Better predictions for dredge plumes
Key experts from the public and private sectors have come together to discuss the development of the first science-based guidelines on modelling to predict and manage the environmental impacts caused by dredging in Western Australia, based on the work undertaken by the Western Australian Marine Science Institution (WAMSI) Dredging Science Node researchers.
The workshop, led by CSIRO scientists who are working on the numerical modelling project and the Dredging Science Node leaders, with leading practitioners from a number of environmental consulting companies representing the private sector, focused on the challenges and priorities of the guidelines to ensure they can be readily applied for Environmental Impact Assessment (EIA) in Western Australia.
The accuracy of dredge plume modelling results rely on the quality of input data, correct formulations of internal physics, and appropriate parameterizations of processes that are not fully simulated by the model. Currently there is large uncertainty in model input and parameterizations. Given these challenges, there is a critical need to develop detailed protocols for measurement and modelling of sediments resuspended from dredging operations to improve the impact predictions of proposed future dredging operations.
The project is focused on the transport and fate of sediments released by the dredging process and improving the predictive capacity of dredge plume models. CSIRO researcher Dr Chaojiao Sun and her team are undertaking a detailed investigation on the primary sources of uncertainty in the impact prediction modelling process. The outcomes will provide improved protocols and methods for modelling of suspended sediments and focus effort on critical aspects of the modelling process. The purpose of the workshop was to brainstorm with the EIA modelling practitioners to identify EIA modelling challenges and pathways forward.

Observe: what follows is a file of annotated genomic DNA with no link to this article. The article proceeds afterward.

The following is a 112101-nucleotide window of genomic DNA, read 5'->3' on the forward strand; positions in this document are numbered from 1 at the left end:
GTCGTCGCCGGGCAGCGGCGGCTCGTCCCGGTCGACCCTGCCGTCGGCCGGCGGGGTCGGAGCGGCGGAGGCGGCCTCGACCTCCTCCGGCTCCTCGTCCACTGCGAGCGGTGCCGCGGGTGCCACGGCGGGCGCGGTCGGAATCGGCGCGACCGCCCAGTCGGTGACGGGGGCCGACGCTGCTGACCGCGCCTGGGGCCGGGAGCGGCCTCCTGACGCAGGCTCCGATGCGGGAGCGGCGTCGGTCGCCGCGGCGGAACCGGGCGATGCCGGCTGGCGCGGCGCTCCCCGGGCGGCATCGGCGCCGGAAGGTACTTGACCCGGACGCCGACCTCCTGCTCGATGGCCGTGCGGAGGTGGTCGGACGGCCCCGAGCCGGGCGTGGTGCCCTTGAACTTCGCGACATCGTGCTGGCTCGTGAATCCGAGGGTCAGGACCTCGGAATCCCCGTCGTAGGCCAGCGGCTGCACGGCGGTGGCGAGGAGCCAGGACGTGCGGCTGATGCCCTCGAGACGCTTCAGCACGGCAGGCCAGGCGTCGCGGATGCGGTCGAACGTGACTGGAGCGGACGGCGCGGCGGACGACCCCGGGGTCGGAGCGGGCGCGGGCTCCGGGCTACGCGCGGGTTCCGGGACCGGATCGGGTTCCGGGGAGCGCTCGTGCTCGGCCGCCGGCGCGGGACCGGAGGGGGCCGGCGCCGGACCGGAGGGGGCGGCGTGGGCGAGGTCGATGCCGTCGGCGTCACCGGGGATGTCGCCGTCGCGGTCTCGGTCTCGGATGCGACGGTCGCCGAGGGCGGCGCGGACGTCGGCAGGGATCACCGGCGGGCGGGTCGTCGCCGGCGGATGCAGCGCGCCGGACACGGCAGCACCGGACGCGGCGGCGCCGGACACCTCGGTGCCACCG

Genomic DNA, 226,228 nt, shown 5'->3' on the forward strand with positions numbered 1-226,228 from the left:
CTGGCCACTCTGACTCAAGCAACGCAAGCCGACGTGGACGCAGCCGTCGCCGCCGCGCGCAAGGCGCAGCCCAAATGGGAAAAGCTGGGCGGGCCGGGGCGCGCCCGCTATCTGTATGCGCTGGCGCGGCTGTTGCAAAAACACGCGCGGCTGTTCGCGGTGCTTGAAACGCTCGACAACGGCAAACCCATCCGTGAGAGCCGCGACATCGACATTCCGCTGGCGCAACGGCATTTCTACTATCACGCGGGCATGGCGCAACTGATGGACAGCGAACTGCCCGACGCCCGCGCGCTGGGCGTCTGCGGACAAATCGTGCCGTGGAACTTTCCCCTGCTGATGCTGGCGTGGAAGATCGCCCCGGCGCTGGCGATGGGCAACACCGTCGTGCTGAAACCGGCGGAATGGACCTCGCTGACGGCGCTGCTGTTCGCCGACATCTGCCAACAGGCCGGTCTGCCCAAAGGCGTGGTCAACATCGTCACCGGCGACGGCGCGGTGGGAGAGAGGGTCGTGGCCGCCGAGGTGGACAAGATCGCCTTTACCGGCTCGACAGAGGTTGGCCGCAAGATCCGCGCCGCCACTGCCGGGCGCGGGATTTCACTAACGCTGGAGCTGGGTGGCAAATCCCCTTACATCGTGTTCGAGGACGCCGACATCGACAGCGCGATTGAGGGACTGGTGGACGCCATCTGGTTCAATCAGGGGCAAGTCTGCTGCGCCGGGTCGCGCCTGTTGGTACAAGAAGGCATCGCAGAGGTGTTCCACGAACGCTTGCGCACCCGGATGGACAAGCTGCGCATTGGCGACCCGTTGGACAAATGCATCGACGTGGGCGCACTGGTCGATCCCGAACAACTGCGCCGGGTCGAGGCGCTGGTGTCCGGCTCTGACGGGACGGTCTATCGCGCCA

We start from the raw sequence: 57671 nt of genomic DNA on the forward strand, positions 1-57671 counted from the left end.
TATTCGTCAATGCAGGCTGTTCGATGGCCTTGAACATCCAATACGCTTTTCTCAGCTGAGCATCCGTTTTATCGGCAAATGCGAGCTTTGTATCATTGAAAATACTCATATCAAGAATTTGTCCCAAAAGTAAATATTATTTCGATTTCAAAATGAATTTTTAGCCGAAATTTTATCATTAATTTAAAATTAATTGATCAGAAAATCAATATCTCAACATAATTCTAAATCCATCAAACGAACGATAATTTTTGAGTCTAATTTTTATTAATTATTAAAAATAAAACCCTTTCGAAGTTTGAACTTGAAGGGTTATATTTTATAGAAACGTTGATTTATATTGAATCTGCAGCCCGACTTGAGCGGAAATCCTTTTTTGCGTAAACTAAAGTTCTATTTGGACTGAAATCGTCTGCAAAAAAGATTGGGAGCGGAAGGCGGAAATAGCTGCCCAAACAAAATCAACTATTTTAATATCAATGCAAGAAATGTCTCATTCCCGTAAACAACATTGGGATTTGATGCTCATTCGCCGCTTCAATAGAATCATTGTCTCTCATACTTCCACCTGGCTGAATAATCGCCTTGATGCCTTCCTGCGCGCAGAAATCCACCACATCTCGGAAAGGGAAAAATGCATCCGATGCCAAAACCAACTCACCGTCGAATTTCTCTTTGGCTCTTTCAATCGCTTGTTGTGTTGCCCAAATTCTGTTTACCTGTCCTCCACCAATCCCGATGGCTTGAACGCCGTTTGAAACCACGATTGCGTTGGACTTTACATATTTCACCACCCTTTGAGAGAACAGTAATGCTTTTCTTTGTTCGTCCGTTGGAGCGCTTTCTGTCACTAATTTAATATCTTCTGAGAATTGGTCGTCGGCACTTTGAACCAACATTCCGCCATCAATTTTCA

|A CTD rosette was lowered into the turbid water near Onslow where dredging was taking place at the Chevron Wheatstone site. The instruments on the rosette included CTD, Niskin Bottles, LISST-100x, SBE 19plus, Hydroscat-6, and Hydrorad2. They measured seawater properties, optical backscatter, sediment particle size distribution and volume concentration, downwelling solar signal and upwelling light signal at depths, backscatter and florescence (Image: CSIRO).|
A number of challenges have been identified at the workshop such as; uncertainties around dredging program at the EIA stage, lack of information on source terms and spill rates, lack of knowledge in some critical model parameters, feasible ways in defining zones of impact, robust metrics for estimating uncertainty in model prediction, designing monitoring campaign that are useful for model validation, and making model output interpretable for ecologists at temporal and spatial scales of interest for assessing ecological impact. The experts agree that a comprehensive “parameter library” including source terms and model parameter ranges that are typical for the tropical Australian environment would be valuable for future dredge plume modelling.
When the WAMSI Dredging Science Node releases its final report for the projects in 2017, one of the outcomes will be the first set of guidelines on dredge plume modelling that can be applied not only to EIA requirements in Western Australia, but also to other tropical environments in Australia. These guidelines will include recommendations on data collection procedures for model calibration and validation, best-practice process algorithms and parameterizations, metrics for assessing robustness of the model, and linkages to ecological modelling. They will provide greater consistency in the modelling practice and communication of model uncertainty and help improve impact predictions from proposed dredging operations.
|A clearly visible dredge plume around the dredges near Onslow (Image: CSIRO).|
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The WAMSI Dredging Science Node is made possible through $9.5 million invested by Woodside, Chevron and BHP as environmental offsets. A further $9.5 million has been co-invested by the WAMSI Joint Venture partners, adding significantly more value to this initial industry investment. The node is also supported through critical data provided by Chevron, Woodside and Rio Tinto Iron Ore.